Darren Aronofsky’s The Wrestler tells the story of a wrestler named Randy ‘The Ram’ Robinson who was a big star in the Eighties but is now past his prime and is reduced to wrestling in smaller venues, such as school gymnasiums, in front of a smattering of people to make ends meet.
The Wrestler is a great educational piece about the world of professional wrestling. Speaking as a wrestling fan, its easy to observe that the most common misconception regarding the ‘fakeness’ of wrestling is that because the outcome is predetermined, the assumption is that the wrestlers do not get seriously hurt. The film is rather straightforward in its portrayal of the physical aspects in the ring. Aronofsky, without embelishing, shows us that a lot of the wrestling holds, despite their theatrics, are indeed painful. He also shows that when a wrestlers bleeds, usually the wound is self-inflicted with a razor blade. Therefore it is ‘fake’ insofar as the wound was not inflicted by an attack from the opposing wrestler, yet it is real blood and is still very painful.
The film’s focus however is on the fantasy and wish-fulfilment that wrestling creates for the wrestler, not the fan. ‘Randy the Ram’ is the stage-name for Robin Ramzinski. He clearly wishes to live his character outside of the ring where in the real world he has blown his savings, lives in a trailer and works a menial day job at a supermarket. Even the use of his real name ‘Robin’ causes him to wince and breaks the illusion that he is a heroic American patriot who defends a wrestling heavyweight title agaisnt evil foreigners.
Randy is friends with a stripper named Pam. The dynamic of their relationship neatly sums up Randy’s delusions. As a stripper, Pam also works in a job that indulges in creating a fantasy for an audience. However, she recognises the job for what it is and lives a life that is removed from her work. Randy is attracted to Pam because of who she is at her work for which Pam spurns his advances. She does care for Randy however, and helps him pick out a thoughtful gift for Randy’s estranged daughter which helps Randy reconnect with her. After this Randy makes another move on Pam, who still turns him down.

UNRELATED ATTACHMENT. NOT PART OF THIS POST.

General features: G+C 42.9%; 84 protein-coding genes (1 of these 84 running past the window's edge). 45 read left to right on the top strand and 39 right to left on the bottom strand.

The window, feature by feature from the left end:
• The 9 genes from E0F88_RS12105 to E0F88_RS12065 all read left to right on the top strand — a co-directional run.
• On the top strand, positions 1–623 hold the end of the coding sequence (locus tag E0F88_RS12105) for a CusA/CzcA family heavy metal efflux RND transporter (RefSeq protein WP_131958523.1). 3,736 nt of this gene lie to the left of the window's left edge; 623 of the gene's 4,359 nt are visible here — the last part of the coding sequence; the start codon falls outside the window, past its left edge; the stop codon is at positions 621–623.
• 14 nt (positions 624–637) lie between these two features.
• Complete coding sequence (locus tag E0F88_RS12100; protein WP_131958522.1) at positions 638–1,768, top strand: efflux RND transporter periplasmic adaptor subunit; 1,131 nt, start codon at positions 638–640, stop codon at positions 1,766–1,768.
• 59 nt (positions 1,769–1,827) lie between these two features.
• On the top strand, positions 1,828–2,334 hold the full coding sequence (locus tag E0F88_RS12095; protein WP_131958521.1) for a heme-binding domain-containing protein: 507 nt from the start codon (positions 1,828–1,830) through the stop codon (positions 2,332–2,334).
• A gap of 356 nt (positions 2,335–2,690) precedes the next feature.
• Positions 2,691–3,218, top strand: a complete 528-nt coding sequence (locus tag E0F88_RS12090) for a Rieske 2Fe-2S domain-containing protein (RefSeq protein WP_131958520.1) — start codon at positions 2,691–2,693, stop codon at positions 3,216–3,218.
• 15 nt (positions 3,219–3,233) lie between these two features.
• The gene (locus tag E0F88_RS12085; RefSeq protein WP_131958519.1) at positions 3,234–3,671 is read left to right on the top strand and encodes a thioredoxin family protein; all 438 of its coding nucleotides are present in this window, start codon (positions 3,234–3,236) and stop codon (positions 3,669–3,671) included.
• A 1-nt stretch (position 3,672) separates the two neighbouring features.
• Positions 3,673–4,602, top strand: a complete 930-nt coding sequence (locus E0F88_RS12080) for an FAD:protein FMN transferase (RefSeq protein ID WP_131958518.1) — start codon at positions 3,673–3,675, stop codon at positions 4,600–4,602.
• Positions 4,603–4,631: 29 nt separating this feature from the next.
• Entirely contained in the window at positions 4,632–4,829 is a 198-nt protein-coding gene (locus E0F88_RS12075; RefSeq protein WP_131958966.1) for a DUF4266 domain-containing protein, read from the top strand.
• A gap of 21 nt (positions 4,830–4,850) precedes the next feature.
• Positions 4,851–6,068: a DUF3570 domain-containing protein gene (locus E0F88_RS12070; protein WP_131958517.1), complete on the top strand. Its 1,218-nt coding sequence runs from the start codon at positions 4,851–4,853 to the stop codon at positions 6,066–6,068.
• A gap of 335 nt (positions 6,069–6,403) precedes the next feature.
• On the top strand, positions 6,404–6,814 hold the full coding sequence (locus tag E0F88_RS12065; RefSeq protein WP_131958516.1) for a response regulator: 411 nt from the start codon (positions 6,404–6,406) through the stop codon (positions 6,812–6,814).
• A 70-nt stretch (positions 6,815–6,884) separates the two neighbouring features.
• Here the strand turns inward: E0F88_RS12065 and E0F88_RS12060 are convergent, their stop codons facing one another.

When Randy attends a wrestling event shortly afterwards, he receives the attention he desires from both the wrestlers and the fans. He then gets wasted on drugs and sleeps through the night, causing him to miss a dinner date with his daughter. With the newfound bond for his daughter in tatters, Randy then proceeds to have a breakdown at his job when he is embarassed that a fan has recognised him working at a deli counter. Randy cuts his hands, loses his temper and walks out.
Despite suffering a heart attack and a doctor’s warning that he needs to retire, Randy decides to book himself in a match against a former opponent from the Eighties, The Ayatollah, for a ‘big money’ rematch. Although the money is likely to be a pittance, it helps Randy indulge in his past glory. Pam pleads with him to reconsider but for Randy, the only sense of self-worth he has left is when he is in a wrestling ring. The film ends with Randy realising that Pam has left him and despite increasing heart pains he leaps off the corner of the ring as the film fades to black, leaving the audience unsure of his fate.
It is a credit to Aronofsky how artfully he captures what drives Randy and many real life wrestlers of his generation to push themselves to the point of self destruction. Curiously, one effect this seems to have had on the industry itself is that instead of being viewed as a cautionary tale of someone who becomes stuck trying to recapture a former glory, The Wrestler has instead been lauded and even glorified from mainstream organisation WWE to independant promotion Ring of Honor.
To most viewers, Randy will be a frustrating and pitiful character who is unable to function in the real world and is selfishly addicted to the cheers inside the wrestling ring at the expense of raising his daughter or holding any kind of meaningful relationship. And yet in recreating his story in WWE and ROH storylines, both promotions chose to represent his character with babyfaces (good guys) and there was an extreme case of cognitive dissonance at the biggest wrestling event of this year when a withered 62 year old ‘Superfly’ Jimmy Snuka hobbled to the ring at Wrestlemania 25, with Mickey Rourke at ringside, to wrestle against a younger Chris Jericho who plays the role of a heel (antagonist) for pointing out that washed-up wrestlers of the Eighties should no longer be wrestling.
This probably tells you everything you need to know about why the mortality rate for wrestling will not come down any time soon and how the wrestling industry has apparently completely misunderstood the moral to Aronofsky’s story, believing it to be a tale that glamourises a near-suicidal commitment to wrestling.
As I write this, the Japanese professional wrestling industry is currently reeling from the in-ring death of Mitsuharu Misawa, a wrestler whose stature in Japanese is comparable to Hulk Hogan in the West. He died in an eerily fashion to what is portrayed in the film and leaves behind both a widow and a daughter. He was 47.